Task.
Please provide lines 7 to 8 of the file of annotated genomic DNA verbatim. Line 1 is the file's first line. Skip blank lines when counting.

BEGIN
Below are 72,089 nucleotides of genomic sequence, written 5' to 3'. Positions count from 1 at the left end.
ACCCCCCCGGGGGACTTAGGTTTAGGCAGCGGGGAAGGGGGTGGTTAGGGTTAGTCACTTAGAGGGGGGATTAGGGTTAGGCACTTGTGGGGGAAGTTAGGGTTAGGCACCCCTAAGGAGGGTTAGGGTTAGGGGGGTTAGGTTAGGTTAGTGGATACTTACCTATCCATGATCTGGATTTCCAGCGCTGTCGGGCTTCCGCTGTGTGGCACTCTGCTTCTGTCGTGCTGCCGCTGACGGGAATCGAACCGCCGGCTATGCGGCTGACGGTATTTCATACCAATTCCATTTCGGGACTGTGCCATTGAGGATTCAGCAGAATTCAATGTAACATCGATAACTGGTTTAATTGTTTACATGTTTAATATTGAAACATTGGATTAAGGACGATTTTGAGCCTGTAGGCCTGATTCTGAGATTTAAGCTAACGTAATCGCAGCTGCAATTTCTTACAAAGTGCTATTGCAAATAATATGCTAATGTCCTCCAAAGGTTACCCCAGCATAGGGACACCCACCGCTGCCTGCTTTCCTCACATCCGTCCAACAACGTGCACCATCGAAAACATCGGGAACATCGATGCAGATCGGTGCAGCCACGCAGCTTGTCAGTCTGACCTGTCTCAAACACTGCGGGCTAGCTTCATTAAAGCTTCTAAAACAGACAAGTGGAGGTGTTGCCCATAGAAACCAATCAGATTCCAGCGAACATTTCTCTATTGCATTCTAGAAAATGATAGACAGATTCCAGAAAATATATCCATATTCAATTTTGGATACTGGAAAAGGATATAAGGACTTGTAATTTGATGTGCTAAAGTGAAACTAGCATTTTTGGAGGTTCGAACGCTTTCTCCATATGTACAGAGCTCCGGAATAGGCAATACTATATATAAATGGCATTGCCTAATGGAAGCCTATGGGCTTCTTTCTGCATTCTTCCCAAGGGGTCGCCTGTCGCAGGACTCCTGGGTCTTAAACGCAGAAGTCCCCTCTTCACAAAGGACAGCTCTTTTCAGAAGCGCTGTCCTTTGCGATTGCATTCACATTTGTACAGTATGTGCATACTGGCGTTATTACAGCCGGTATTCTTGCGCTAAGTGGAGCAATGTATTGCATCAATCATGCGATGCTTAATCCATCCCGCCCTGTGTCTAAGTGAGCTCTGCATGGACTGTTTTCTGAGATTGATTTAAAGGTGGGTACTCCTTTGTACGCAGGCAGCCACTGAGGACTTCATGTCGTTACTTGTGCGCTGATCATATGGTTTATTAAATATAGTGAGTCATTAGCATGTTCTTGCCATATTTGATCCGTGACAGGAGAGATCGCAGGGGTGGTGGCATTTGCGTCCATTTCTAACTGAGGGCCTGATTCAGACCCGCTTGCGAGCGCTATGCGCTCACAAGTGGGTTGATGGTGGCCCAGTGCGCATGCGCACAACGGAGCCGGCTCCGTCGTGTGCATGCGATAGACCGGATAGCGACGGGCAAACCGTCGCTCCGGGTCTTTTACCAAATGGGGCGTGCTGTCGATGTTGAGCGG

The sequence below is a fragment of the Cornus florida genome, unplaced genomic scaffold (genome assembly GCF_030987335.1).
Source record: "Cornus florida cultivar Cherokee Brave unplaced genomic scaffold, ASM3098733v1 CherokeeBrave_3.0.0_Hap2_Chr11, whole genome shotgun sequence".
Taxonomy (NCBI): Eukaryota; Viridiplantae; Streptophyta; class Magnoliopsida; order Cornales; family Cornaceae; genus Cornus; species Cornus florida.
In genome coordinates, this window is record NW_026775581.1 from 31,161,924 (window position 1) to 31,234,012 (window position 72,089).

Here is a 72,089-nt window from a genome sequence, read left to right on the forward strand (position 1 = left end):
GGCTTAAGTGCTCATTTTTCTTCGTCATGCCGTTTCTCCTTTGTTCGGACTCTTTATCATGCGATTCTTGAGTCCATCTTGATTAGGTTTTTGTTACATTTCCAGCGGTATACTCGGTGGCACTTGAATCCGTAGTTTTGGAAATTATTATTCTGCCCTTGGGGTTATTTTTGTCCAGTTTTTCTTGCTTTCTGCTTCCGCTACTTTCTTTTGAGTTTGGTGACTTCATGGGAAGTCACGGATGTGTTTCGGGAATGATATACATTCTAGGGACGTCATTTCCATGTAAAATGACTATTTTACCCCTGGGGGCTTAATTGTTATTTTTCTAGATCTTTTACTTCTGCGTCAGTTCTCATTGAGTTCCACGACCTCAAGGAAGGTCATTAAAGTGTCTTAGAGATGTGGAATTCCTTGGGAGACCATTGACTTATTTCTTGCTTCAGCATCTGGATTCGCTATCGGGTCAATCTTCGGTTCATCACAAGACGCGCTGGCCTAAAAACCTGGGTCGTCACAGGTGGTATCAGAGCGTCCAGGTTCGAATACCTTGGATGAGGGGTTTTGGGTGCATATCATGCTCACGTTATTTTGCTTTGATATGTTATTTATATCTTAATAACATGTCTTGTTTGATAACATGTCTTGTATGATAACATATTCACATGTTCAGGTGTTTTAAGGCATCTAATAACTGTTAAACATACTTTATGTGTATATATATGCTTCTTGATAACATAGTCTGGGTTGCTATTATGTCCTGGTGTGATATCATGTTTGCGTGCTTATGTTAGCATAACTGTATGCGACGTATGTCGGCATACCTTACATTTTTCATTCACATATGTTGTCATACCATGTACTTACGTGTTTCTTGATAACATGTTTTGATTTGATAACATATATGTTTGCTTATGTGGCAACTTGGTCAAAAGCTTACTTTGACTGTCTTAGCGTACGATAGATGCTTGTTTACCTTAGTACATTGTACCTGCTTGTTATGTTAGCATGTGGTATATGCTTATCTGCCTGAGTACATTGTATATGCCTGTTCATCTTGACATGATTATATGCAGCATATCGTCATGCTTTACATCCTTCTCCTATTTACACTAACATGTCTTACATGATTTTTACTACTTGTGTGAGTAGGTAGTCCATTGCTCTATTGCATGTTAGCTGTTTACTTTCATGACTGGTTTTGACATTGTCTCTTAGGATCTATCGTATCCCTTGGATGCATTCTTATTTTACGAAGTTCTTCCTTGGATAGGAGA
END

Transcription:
Here is a 72,089-nt window from a genome sequence, read left to right on the forward strand (position 1 = left end):
GGCTTAAGTGCTCATTTTTCTTCGTCATGCCGTTTCTCCTTTGTTCGGACTCTTTATCATGCGATTCTTGAGTCCATCTTGATTAGGTTTTTGTTACATTTCCAGCGGTATACTCGGTGGCACTTGAATCCGTAGTTTTGGAAATTATTATTCTGCCCTTGGGGTTATTTTTGTCCAGTTTTTCTTGCTTTCTGCTTCCGCTACTTTCTTTTGAGTTTGGTGACTTCATGGGAAGTCACGGATGTGTTTCGGGAATGATATACATTCTAGGGACGTCATTTCCATGTAAAATGACTATTTTACCCCTGGGGGCTTAATTGTTATTTTTCTAGATCTTTTACTTCTGCGTCAGTTCTCATTGAGTTCCACGACCTCAAGGAAGGTCATTAAAGTGTCTTAGAGATGTGGAATTCCTTGGGAGACCATTGACTTATTTCTTGCTTCAGCATCTGGATTCGCTATCGGGTCAATCTTCGGTTCATCACAAGACGCGCTGGCCTAAAAACCTGGGTCGTCACAGGTGGTATCAGAGCGTCCAGGTTCGAATACCTTGGATGAGGGGTTTTGGGTGCATATCATGCTCACGTTATTTTGCTTTGATATGTTATTTATATCTTAATAACATGTCTTGTTTGATAACATGTCTTGTATGATAACATATTCACATGTTCAGGTGTTTTAAGGCATCTAATAACTGTTAAACATACTTTATGTGTATATATATGCTTCTTGATAACATAGTCTGGGTTGCTATTATGTCCTGGTGTGATATCATGTTTGCGTGCTTATGTTAGCATAACTGTATGCGACGTATGTCGGCATACCTTACATTTTTCATTCACATATGTTGTCATACCATGTACTTACGTGTTTCTTGATAACATGTTTTGATTTGATAACATATATGTTTGCTTATGTGGCAACTTGGTCAAAAGCTTACTTTGACTGTCTTAGCGTACGATAGATGCTTGTTTACCTTAGTACATTGTACCTGCTTGTTATGTTAGCATGTGGTATATGCTTATCTGCCTGAGTACATTGTATATGCCTGTTCATCTTGACATGATTATATGCAGCATATCGTCATGCTTTACATCCTTCTCCTATTTACACTAACATGTCTTACATGATTTTTACTACTTGTGTGAGTAGGTAGTCCATTGCTCTATTGCATGTTAGCTGTTTACTTTCATGACTGGTTTTGACATTGTCTCTTAGGATCTATCGTATCCCTTGGATGCATTCTTATTTTACGAAGTTCTTCCTTGGATAGGAGA